Review: Le Guess Who? Festival 2018
It’s a formula that works. Cutting-edge musicians invited to curate a line-up of diverse artists. Stunning custom-built venues sharing a bill with intricate old churches, industrial warehouse-style nightclubs and independent cafe/bars. Fringe events which spill into the canal-lined streets and showcase local talent. Free cloakrooms, plenty of seating, vegan food inside the main venue. The list goes on.
Le Guess Who takes place in Utrecht in the Netherlands. Utrecht is to Amsterdam what Bristol is to London or San Francisco is to LA. It’s beautiful, it’s chilled and it’s teeming with culture. There’s plenty of choice when it comes to accommodation too, but your best bet may be the awesome Stayokay hostel just a stone’ s throw away from the main TivoliVrendeberg venue and Utrecht Centraal station. It’s a hostel which feels like a Silicon Valley hotel – a great bar/coworking space with table service, the most impressive breakfast spread complete with cut your own herbs (not that kind of herb!).
Getting to this festival could not be easier. We flew from Bristol Airport to Amsterdam Schiphol before hopping on a train and were in Utrecht within a few hours – a much shorter journey than driving to some UK festivals. There are many daily flights with EasyJet and KLM from Bristol Airport, with a similar offering at other regional airports.
In fact, the only things which let this festival down is a) it didn’t coincide with the world’s biggest record fair, the Mega Record & CD Fair in Utrecht, like it did last year and b) the exchange rate making things a tad expensive – £6.50 for a whisky and coke. Starting on Thursday evening and going on into the early hours of Monday morning, you’re left with mornings to sleep/explore the city [delete as appropriate].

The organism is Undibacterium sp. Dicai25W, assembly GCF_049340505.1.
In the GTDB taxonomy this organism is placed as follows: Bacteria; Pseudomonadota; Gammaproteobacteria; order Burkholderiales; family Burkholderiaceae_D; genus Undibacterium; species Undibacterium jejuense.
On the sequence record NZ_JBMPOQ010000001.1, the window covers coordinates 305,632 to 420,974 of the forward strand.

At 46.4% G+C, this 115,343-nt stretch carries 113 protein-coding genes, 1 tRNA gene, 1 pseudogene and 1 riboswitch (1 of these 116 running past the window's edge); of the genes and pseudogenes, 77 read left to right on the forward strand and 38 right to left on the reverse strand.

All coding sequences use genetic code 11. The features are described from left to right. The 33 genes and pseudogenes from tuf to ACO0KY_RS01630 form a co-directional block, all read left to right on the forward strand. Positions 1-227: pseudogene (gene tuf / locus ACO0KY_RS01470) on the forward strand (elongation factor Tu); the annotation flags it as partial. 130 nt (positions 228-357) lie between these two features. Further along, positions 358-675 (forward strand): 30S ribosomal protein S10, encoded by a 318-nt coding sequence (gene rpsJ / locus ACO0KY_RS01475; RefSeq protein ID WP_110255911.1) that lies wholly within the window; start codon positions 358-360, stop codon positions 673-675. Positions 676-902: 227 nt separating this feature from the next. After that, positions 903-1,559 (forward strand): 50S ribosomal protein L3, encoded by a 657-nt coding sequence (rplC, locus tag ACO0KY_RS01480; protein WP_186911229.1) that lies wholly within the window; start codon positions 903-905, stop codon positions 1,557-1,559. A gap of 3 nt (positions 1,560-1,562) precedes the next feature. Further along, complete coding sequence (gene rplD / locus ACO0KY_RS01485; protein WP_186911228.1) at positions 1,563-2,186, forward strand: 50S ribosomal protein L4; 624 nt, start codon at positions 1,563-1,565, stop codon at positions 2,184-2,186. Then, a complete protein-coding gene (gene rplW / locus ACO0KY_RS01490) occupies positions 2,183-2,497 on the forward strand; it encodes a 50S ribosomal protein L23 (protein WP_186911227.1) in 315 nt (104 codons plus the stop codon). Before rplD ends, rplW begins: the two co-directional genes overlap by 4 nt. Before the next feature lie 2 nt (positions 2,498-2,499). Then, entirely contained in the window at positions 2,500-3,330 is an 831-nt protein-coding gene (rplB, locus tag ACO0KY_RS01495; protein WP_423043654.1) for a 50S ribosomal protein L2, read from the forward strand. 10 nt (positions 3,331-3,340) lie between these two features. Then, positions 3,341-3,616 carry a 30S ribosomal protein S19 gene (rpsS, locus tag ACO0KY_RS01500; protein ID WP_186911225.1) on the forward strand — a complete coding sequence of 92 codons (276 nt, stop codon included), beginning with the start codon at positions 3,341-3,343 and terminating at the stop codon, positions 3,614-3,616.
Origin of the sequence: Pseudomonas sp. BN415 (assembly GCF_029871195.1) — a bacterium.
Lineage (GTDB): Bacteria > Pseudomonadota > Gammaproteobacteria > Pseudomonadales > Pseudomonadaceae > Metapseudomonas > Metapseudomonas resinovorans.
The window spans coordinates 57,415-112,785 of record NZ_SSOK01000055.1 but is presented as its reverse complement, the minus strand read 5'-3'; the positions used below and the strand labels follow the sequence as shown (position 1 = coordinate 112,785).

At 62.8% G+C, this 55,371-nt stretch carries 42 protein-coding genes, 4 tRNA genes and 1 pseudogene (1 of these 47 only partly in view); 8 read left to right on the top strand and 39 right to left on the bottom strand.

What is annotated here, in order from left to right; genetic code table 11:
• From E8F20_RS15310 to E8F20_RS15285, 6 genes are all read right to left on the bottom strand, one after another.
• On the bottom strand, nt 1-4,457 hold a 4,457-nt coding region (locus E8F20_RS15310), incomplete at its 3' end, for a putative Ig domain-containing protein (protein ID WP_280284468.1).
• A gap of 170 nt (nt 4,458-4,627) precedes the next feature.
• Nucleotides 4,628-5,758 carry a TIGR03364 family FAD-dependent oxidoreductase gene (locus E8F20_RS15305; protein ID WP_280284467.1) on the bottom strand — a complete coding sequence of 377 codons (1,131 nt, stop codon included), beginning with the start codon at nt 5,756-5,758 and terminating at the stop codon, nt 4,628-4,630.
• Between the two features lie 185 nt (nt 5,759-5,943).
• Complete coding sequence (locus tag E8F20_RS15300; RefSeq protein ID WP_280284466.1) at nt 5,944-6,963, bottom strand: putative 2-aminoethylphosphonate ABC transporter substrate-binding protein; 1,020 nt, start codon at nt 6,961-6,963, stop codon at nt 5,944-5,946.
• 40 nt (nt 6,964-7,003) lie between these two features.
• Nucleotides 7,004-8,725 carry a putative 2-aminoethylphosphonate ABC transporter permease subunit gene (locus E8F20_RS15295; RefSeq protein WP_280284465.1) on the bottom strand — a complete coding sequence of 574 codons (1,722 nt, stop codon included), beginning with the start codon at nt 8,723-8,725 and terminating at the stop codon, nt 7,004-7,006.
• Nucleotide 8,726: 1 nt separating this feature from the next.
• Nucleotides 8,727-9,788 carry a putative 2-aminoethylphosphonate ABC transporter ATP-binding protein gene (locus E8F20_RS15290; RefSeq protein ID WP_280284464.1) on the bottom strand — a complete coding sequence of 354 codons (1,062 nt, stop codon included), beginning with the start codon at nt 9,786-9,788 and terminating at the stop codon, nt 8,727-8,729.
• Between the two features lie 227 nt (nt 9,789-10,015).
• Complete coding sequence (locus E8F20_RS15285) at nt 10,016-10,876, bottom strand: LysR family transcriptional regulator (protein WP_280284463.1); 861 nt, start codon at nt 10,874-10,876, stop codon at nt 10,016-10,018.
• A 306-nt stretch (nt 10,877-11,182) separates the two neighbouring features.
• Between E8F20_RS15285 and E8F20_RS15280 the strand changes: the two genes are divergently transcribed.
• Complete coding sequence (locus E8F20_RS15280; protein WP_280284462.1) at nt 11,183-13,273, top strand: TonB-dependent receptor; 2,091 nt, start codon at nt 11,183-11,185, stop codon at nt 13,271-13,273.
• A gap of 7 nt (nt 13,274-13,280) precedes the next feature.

Colin Stetson proved the perfect entree for this musical feast – filling the towering Janskerk with a cacophony of sound produced entirely from his lungs and his impressive array of woodwind instruments. Resembling Bane-era Tom Hardy in terms of muscle definition and sheer power and dominance, his fingers hammered the buttons on the antique-looking sax to create a tribal drum style sound while his circular breathing created layer on layer of noise to lure the audience into a trance. At times it felt as though you were in utero in an unrivalled musical experience. One of the clear highlights of this festival. Start as you mean to go on.
One of the most stunning venues has to be the Grote Zaal at TivoliVrendeberg – a huge concert hall with seating in up to the gods. The Art Ensemble Of Chicago graced the stage on Thursday night with their improv jazz – with percussion corner playing host to what looked like a range of brightly coloured children’s instruments repurposed for this mesmerising gig.
When people say there are no good guitar bands these days, they want to check out Black Midi. The baby-faced bunch may look like they should be playing their sixth-form prom but they are wise beyond their years and provided fresh hope for this appreciative crowd. The rich tapestry of influences shine through – from David Byrne and Fugazi to Shame and some.
The Deal sisters brought some 90s grunge vibes to proceedings, playing to a warm but fairly immobile crowd as The Breeders. They seemed chuffed to be playing this festival and their songs spoke for themselves as the effortlessly cool group banged out familiar tune after familiar tune.
Jessica Pratt captivated a packed Janskerk with her quiet yet incredibly powerful rich vocals. With sniffs of Joanna Newsom and Francois Hardy, she blew us away with intricate strings and compelling stories. The lighting at this venue only added to the brilliance of these shows.